The path that led Alex Bartholomew to a career designing and producing high-end, handcrafted golf shoes was not preconceived, by any stretch. Born to British parents and raised in golf-rich South Africa—a country currently home to more than 350 professional golfers on both U.S. and European tours—Bartholomew no doubt benefited from regular exposure to the game; she even logged a modest number of rounds herself, before focusing on footwear for the links. Her specific focus developed after she crafted a pair of shoes while she was a student at the London College of Fashion. When many of her friends commented that her shoes were “golf-like,” Bartholomew decided to explore the fashion opportunities that existed within the game. She began investigating her potential competition while working for footwear heavyweights the likes of L.K. Bennett, Aspinal of London, and Burberry, and after four years, her portfolio was several golf samples strong. “All the time, I tinkered away in the background to find suppliers and to learn everything about the technical side of golf shoe production,” she says.
When Bartholomew was ready to go out on her own, she launched Royal Albartross (www.albartross.com) in the U.K. and established the company’s factory in Montegranaro, Italy. She named her company as a playful take on an albatross, golf’s term for a three-under-par score on an individual hole, but Bartholomew was serious in her selection of the company’s factory location, knowing it was at the heart of Italy’s shoemaking region. “There are only small pockets left in the world where people have these kinds of skills,” she says. While her craftsmen all possess generations of shoemaking skill in their lineage, Bartholomew has not limited her brand’s scope to the eastern shores of Italy. Royal Albartross sources the finest materials from around the world—Italian leathers, German steel, Japanese laces, and American cleats.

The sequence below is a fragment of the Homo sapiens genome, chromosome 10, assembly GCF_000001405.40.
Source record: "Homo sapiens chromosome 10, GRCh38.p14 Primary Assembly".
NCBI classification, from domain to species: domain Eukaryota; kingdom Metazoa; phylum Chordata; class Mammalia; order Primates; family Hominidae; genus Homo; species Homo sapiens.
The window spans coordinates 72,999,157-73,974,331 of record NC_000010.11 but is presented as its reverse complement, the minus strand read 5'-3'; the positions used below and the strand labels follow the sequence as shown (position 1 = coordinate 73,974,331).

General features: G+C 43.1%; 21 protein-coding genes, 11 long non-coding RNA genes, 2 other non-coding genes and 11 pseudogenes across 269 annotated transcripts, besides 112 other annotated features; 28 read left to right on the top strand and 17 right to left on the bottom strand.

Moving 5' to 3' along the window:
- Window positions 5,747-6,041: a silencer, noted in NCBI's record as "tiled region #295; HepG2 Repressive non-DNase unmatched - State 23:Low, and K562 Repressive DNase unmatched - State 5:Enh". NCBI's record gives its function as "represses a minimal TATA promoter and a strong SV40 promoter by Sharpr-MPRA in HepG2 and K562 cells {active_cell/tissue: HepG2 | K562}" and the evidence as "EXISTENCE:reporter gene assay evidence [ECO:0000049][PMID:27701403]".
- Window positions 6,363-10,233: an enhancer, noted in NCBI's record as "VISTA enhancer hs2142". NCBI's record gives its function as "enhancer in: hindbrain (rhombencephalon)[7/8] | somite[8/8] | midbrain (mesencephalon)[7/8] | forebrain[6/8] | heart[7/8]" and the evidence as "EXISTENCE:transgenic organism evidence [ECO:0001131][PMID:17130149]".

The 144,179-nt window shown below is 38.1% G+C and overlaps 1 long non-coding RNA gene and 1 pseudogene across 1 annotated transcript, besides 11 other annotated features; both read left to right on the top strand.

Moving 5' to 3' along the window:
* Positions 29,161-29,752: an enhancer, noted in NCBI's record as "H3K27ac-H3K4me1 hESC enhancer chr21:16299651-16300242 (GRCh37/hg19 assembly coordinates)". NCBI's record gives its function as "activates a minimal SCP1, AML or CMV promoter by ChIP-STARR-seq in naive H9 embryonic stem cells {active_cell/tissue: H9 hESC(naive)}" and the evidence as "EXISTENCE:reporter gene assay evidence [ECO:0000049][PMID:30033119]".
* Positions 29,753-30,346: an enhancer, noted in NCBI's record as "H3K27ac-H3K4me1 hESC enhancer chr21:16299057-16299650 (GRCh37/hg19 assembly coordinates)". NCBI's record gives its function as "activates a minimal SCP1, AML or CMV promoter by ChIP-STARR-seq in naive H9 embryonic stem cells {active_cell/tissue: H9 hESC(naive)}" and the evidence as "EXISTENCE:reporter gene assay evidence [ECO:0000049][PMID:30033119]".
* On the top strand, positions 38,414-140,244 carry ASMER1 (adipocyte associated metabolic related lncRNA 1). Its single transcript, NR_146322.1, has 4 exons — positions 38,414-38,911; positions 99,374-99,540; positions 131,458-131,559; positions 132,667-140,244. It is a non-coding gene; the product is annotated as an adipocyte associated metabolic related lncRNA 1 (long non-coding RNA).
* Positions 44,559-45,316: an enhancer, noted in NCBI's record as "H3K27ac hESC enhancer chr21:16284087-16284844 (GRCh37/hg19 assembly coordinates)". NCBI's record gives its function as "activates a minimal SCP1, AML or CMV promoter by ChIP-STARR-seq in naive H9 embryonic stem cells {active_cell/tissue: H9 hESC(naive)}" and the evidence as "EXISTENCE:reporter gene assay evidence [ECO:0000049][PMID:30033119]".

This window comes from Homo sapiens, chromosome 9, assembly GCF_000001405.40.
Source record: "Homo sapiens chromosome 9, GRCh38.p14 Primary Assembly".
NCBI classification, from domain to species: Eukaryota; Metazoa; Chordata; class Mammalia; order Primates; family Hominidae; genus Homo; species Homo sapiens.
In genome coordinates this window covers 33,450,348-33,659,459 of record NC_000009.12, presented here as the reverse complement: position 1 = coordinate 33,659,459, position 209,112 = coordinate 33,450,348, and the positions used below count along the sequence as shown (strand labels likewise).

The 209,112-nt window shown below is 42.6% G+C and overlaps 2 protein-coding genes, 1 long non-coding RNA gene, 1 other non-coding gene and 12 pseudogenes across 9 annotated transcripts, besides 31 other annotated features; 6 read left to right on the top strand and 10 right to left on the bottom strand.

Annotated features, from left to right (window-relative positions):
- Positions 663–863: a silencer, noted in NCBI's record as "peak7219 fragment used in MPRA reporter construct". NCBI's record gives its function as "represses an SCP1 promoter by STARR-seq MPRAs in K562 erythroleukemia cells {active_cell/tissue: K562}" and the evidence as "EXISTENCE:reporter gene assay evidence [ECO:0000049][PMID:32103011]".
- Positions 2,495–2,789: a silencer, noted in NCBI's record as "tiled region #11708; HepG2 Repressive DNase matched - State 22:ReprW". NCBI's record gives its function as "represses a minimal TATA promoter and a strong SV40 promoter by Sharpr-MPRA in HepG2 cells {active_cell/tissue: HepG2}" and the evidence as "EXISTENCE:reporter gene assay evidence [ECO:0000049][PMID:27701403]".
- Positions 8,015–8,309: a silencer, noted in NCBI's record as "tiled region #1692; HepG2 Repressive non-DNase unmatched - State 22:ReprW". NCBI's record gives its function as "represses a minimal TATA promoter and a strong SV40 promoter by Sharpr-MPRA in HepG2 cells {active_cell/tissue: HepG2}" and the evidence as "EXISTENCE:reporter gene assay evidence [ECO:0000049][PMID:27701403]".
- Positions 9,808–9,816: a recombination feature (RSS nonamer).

When golfers lace up a pair Bartholomew’s shoes, they’re wearing the culmination of more than 250 hand-performed steps that required, on average, 70 hours to complete. “It’s the extra care and time in the process that makes the difference,” she says. “When you open a box of our shoes, smell the beautiful leather, and see those hours of work, you know what I mean.”
Bartholomew still squeezes in a round of golf here and there, though admits that her skills on the course don’t compare to her skills as a designer. Still, she recognizes that to make footwear that golfers love, the shoes need to be more than a fashion statement; they need to be exceptionally functional. “If you understand the game, how the foot moves and flexes in performance during a swing or walking long distances, you have a clear idea of what is expected from a golf shoe,” Bartholomew explains. She also knows that most golf shoes more or less look the same, which is why she’s made it a point to break boundaries with color combinations and patterns. “Our shoes are designed with golfers in mind,” she says, “golfers who want something a little bit different.”
When Royal Albartross debuted in the U.S. in January, Bartholomew also introduced a new women’s line. At £355 (about $570) for any one of six men’s styles and close to £335 (about $540) for any of the six women’s designs, a pair of Royal Albartross golf shoes will cost you more than most, but then, these aren’t like most golf shoes. “You can’t get [shoes like] this from a thousands-of-pairs-a-day production line,” Bartholomew says. “The Albartross experience is pleasurable from purchase to play.”